THE TIME FALLING BODIES TAKE TO LIGHT: Mythology, Sexuality' and the Origins of Culture by William…
Heady stuff: a virorous, venturesome essay with enough ideas in it for a hundred seminars. Thompson, who is founding…
Thompson the author, goes through this whole spiel about how first there were these hunter/gatherers. And they were basically equal, complimenting each other’s skill sets. Then, ice age or something happened and the hunters (men) lose out and the gatherers (women) gain the upper hand sort of accidentally and they accidentally discover gardening. So they start cultivating certain plants close to home. They get better and better at it, until they gain surpluses- not a whole lot mind you. How do they store the surpluses? Pottery, so Says Thompson. Once the women get all this pottery full of grains and other stuff, I guess, that’s when the men become relevant again. They start protecting all the stuff.
Now, I’m not really into prehistoric stuff, and really found this book to be super bizarre. But it was recommended to me, several times by a friend who told me it was the best explanation he had ever come across as to why women and men seem to be perpetually at war with one another. I found the theories the author presented around that to be pretty interesting, mainly because they are unlike anything ever discussed, but if you think about it, you say well damn! That actually makes a lot of sense and just might be true!
For example, he talks about sex from an evolutionary perspective, and how from that perspective, sex makes men violent and angry. Why? Because in the primate kingdom (which is most closely related to human kind) males have to fight to mate, and could get killed. So, he’s like human males (related to primates) have similar anxieties about sex (that it could get them killed) buried deep in the base of their brain stem. I guess. It’s been a while since I read this book, but really interesting and bizarre theories contained therein.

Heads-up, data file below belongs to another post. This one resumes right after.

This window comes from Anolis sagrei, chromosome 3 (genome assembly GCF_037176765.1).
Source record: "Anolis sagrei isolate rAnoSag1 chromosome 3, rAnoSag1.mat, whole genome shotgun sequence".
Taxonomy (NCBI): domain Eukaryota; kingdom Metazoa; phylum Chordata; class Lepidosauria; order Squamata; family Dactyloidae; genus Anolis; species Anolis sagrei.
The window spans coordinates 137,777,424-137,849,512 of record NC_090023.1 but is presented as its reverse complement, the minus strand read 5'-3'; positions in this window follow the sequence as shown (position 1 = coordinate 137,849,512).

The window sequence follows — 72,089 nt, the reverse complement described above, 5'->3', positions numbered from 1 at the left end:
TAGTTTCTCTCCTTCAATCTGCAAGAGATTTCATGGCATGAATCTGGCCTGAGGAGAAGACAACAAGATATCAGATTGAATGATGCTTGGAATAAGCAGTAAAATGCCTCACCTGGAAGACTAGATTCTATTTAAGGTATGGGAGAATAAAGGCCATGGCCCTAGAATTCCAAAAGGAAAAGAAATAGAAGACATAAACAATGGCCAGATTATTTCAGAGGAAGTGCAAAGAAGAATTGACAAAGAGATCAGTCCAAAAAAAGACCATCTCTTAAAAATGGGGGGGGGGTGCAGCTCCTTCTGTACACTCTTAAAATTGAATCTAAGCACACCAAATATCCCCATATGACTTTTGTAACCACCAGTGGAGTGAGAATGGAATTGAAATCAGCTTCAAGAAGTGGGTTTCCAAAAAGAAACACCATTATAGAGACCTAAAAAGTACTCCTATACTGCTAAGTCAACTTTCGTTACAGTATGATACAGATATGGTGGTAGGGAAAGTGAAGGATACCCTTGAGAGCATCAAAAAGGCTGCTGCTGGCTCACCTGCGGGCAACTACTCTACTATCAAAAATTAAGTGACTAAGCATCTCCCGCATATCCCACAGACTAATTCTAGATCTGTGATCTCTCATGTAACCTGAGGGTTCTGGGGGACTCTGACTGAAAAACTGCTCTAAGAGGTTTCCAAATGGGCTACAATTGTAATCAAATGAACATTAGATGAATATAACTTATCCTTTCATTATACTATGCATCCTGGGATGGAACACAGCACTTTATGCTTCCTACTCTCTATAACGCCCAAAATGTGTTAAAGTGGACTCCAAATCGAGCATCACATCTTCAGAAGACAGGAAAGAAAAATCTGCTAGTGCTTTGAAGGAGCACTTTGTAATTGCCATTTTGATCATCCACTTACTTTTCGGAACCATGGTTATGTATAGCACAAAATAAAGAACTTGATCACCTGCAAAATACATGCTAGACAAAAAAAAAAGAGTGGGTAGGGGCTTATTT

He does a lot with mythology and tries to tie it to a speculative history. I didn’t find that part of the book all that interesting, but he traces small communal matriarchies to big civilizations (that have all that kind of stuff you mention , irrigation, husbandry, complex accounting, police departments, religions), via mythology. According to him, myths tell the story of how we moved from matriarchy to patriarchy. He points out that men figured out they had a role in reproduction by breeding animals, prior to that they were sort of clueless, thought it was all up to the woman, and that is how the women were able to be in power- they had the power — the power to bring forth life and men were raised to worship/ be in awe of that.
But once men figured out they too, had some skin in the reproduction game — it was on and popping! Patriarchy ruled the world!
Kinda makes sense…especially when you consider the psychotic fascination many men seem to have regarding control of women’s reproductive functions. The way I see it, it’s just not that serious. Why does anyone need to be all up in anyone else’s reproductive business????
Unless, (and here we go back to the deep base of the brain stem again) being in control of the reproduction functions is seen as a major source of power. If in early human history, women had the upper hand because of their perceived power over reproduction, then it makes sense that once men gained some control over the reproductive function, they would fight like hell to keep it. It’s really the only explanation that makes any friggin sense to me…no I am not buying the whole “abortion is murder” b.s. Millions of babies are murdered ever damn day, and most people could care less, even when Trump whines and acts like it’s a problem.
So, when I read this book, looking for an explanation as to why men and women go round and round in the same old circles about sex, rape, babies, abortion, love, marriage, war etc, the book really connects a lot of dots by proposing ideas regarding what was happening prior to civilization and the sorts of things that occurred via evolution. Like humans don’t, unlike animals, go into heat. Humans can have sex anytime and Thompson suggests that this is an evolutionary defect, that makes humans sexually dysfunctional. He posits sex has to have an on and off button- and if it doesn’t then, you have people doing all sorts of bizarre sexual stuff, because they are just trying to Game their biological systems for sexual pleasure and not use it for what it is meant for -basic reproduction. This gaming of the system causes all kinds of problems between men and women, but I’m not really explaining that well. Like I said, it’s a pretty bizarre but really interesting book, if you can wade through all the bizarre mythology, and check out the theories.